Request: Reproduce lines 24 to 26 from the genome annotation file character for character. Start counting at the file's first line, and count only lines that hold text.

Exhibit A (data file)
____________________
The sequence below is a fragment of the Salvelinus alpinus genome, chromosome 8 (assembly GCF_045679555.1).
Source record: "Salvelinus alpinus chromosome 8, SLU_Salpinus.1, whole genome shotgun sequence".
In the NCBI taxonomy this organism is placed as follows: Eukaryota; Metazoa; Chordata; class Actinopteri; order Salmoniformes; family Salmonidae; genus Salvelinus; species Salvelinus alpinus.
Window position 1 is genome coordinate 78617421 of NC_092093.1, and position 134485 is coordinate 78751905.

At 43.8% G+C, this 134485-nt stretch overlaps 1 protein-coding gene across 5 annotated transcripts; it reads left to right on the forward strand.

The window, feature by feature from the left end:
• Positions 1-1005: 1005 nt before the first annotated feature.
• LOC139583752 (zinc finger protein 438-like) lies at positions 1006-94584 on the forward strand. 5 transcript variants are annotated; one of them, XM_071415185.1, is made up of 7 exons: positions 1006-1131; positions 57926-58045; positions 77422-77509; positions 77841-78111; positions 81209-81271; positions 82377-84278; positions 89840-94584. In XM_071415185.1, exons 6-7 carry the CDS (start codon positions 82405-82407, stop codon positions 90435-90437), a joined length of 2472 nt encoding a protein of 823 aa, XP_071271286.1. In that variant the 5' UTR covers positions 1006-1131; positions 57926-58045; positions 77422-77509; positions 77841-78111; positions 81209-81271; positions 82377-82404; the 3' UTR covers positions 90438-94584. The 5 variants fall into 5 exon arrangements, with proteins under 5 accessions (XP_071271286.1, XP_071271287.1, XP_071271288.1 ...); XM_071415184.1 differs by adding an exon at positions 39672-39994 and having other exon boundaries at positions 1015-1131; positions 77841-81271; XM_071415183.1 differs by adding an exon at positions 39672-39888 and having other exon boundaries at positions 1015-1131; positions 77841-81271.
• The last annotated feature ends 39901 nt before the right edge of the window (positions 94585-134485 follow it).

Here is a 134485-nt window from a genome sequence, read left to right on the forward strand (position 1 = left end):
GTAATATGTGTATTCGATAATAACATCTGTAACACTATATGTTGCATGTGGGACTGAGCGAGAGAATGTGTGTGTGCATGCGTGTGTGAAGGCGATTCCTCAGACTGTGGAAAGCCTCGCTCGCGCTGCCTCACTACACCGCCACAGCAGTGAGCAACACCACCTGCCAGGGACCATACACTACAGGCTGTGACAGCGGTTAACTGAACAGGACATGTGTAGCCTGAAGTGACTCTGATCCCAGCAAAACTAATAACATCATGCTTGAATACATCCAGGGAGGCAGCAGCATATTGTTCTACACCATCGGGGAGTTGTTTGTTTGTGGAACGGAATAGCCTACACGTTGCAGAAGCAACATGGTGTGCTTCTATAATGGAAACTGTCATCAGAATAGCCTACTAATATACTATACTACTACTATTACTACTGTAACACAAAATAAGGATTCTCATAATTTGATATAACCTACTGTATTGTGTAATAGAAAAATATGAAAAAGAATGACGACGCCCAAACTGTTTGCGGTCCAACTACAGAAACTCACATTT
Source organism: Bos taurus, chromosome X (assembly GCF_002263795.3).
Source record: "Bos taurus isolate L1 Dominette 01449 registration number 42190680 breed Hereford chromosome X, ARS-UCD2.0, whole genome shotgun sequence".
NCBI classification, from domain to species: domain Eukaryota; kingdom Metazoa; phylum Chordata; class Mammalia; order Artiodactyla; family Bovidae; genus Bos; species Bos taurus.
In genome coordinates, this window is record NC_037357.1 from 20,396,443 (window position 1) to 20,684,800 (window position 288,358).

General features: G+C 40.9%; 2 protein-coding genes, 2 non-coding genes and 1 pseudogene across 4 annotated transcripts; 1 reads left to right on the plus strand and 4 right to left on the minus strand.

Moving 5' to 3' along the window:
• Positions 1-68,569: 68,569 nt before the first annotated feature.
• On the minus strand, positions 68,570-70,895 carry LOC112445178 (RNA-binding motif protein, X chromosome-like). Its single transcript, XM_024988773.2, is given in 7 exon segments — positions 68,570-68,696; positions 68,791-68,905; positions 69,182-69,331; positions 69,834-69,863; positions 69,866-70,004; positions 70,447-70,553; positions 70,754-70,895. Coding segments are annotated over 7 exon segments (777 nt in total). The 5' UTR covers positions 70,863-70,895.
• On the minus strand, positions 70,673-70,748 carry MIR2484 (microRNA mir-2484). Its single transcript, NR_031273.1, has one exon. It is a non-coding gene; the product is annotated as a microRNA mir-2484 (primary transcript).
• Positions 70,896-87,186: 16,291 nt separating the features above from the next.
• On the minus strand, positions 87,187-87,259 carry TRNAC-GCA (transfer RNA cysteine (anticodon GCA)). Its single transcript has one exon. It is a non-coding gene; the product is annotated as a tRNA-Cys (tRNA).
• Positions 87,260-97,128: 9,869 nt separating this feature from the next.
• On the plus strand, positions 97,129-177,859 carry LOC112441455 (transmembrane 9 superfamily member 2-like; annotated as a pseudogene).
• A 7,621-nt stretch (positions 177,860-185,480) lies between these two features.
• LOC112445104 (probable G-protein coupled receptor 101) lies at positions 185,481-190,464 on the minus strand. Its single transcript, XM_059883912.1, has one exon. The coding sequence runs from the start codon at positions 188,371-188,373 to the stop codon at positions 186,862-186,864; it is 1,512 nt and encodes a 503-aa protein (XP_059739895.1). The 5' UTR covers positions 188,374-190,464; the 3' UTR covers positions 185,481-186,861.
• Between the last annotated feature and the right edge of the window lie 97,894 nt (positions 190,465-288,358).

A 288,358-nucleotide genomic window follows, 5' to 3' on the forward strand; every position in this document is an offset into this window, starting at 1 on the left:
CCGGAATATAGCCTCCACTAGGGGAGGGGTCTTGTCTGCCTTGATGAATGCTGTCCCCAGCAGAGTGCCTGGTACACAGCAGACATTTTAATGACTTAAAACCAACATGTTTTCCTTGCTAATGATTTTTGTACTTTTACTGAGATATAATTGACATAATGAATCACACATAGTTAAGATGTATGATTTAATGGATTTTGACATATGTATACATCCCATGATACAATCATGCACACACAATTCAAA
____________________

• On the plus strand, positions 97,129-177,859 carry LOC112441455 (transmembrane 9 superfamily member 2-like; annotated as a pseudogene).
• A 7,621-nt stretch (positions 177,860-185,480) lies between these two features.
• LOC112445104 (probable G-protein coupled receptor 101) lies at positions 185,481-190,464 on the minus strand. Its single transcript, XM_059883912.1, has one exon. The coding sequence runs from the start codon at positions 188,371-188,373 to the stop codon at positions 186,862-186,864; it is 1,512 nt and encodes a 503-aa protein (XP_059739895.1). The 5' UTR covers positions 188,374-190,464; the 3' UTR covers positions 185,481-186,861.